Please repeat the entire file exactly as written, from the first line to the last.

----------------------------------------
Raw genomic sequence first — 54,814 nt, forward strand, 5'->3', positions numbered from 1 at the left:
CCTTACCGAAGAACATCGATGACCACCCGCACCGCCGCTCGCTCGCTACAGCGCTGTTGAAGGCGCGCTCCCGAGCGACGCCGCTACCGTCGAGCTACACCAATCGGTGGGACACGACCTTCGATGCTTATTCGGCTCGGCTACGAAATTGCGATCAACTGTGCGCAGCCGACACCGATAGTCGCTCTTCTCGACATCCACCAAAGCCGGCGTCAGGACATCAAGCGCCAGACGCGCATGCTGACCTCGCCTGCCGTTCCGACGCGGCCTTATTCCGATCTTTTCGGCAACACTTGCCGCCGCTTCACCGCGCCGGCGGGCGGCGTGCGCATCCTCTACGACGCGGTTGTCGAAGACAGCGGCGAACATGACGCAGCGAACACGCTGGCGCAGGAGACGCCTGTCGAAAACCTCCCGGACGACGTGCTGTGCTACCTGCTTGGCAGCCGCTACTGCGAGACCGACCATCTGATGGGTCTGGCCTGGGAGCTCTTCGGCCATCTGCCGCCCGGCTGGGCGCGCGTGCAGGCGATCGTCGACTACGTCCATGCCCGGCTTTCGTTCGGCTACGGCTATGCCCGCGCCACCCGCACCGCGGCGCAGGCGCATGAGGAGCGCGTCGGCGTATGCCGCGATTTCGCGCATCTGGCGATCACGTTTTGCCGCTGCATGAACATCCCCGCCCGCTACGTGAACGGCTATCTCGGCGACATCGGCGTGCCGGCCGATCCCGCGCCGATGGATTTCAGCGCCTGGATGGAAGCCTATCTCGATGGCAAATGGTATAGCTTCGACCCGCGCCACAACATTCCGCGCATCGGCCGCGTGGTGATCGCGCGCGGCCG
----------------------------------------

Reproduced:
Raw genomic sequence first — 54,814 nt, forward strand, 5'->3', positions numbered from 1 at the left:
CCTTACCGAAGAACATCGATGACCACCCGCACCGCCGCTCGCTCGCTACAGCGCTGTTGAAGGCGCGCTCCCGAGCGACGCCGCTACCGTCGAGCTACACCAATCGGTGGGACACGACCTTCGATGCTTATTCGGCTCGGCTACGAAATTGCGATCAACTGTGCGCAGCCGACACCGATAGTCGCTCTTCTCGACATCCACCAAAGCCGGCGTCAGGACATCAAGCGCCAGACGCGCATGCTGACCTCGCCTGCCGTTCCGACGCGGCCTTATTCCGATCTTTTCGGCAACACTTGCCGCCGCTTCACCGCGCCGGCGGGCGGCGTGCGCATCCTCTACGACGCGGTTGTCGAAGACAGCGGCGAACATGACGCAGCGAACACGCTGGCGCAGGAGACGCCTGTCGAAAACCTCCCGGACGACGTGCTGTGCTACCTGCTTGGCAGCCGCTACTGCGAGACCGACCATCTGATGGGTCTGGCCTGGGAGCTCTTCGGCCATCTGCCGCCCGGCTGGGCGCGCGTGCAGGCGATCGTCGACTACGTCCATGCCCGGCTTTCGTTCGGCTACGGCTATGCCCGCGCCACCCGCACCGCGGCGCAGGCGCATGAGGAGCGCGTCGGCGTATGCCGCGATTTCGCGCATCTGGCGATCACGTTTTGCCGCTGCATGAACATCCCCGCCCGCTACGTGAACGGCTATCTCGGCGACATCGGCGTGCCGGCCGATCCCGCGCCGATGGATTTCAGCGCCTGGATGGAAGCCTATCTCGATGGCAAATGGTATAGCTTCGACCCGCGCCACAACATTCCGCGCATCGGCCGCGTGGTGATCGCGCGCGGCCG